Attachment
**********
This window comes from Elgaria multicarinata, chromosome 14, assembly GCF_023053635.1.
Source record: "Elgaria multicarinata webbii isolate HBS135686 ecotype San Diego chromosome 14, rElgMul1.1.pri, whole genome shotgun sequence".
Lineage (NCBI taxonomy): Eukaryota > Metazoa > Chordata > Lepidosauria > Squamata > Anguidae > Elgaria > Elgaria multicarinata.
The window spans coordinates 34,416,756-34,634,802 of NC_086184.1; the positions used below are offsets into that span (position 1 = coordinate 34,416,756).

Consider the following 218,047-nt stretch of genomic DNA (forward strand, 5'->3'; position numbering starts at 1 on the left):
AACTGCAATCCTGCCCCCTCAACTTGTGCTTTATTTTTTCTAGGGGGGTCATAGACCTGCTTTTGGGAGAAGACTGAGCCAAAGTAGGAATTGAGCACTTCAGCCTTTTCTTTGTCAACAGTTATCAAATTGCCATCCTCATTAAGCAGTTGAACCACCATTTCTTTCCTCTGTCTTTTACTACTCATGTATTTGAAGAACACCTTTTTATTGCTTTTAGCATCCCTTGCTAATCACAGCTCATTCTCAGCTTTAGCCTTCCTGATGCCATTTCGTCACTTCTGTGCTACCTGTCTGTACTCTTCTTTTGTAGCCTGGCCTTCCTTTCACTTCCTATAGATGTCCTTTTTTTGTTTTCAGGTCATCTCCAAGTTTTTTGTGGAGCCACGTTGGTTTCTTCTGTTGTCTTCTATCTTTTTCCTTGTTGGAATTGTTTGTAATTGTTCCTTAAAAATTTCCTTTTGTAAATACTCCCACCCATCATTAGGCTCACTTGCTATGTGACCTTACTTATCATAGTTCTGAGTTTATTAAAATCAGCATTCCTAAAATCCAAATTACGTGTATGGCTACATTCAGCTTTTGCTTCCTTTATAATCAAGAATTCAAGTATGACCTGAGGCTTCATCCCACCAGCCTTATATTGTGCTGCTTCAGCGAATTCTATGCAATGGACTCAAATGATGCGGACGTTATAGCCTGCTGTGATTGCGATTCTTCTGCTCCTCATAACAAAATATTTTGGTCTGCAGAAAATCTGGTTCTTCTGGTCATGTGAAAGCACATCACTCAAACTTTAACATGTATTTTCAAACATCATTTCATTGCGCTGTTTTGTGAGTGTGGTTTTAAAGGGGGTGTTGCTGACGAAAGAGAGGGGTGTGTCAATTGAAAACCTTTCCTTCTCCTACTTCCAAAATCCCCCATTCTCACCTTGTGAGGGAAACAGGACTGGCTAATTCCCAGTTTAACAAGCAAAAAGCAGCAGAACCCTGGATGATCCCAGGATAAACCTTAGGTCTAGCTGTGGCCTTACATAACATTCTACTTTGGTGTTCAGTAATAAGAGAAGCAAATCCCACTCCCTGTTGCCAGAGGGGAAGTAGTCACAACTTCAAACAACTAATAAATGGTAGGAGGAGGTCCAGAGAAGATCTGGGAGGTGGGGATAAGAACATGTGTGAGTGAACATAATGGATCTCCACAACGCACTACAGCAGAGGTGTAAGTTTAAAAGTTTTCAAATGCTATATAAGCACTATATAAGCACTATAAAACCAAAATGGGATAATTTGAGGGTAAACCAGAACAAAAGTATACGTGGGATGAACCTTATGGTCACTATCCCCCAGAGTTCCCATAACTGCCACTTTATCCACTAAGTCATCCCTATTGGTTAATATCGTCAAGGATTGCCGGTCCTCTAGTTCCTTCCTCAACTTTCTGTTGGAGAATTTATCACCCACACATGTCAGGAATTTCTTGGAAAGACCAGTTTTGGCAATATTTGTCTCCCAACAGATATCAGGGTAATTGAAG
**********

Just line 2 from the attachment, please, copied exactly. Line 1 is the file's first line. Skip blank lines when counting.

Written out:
Source record: "Elgaria multicarinata webbii isolate HBS135686 ecotype San Diego chromosome 14, rElgMul1.1.pri, whole genome shotgun sequence".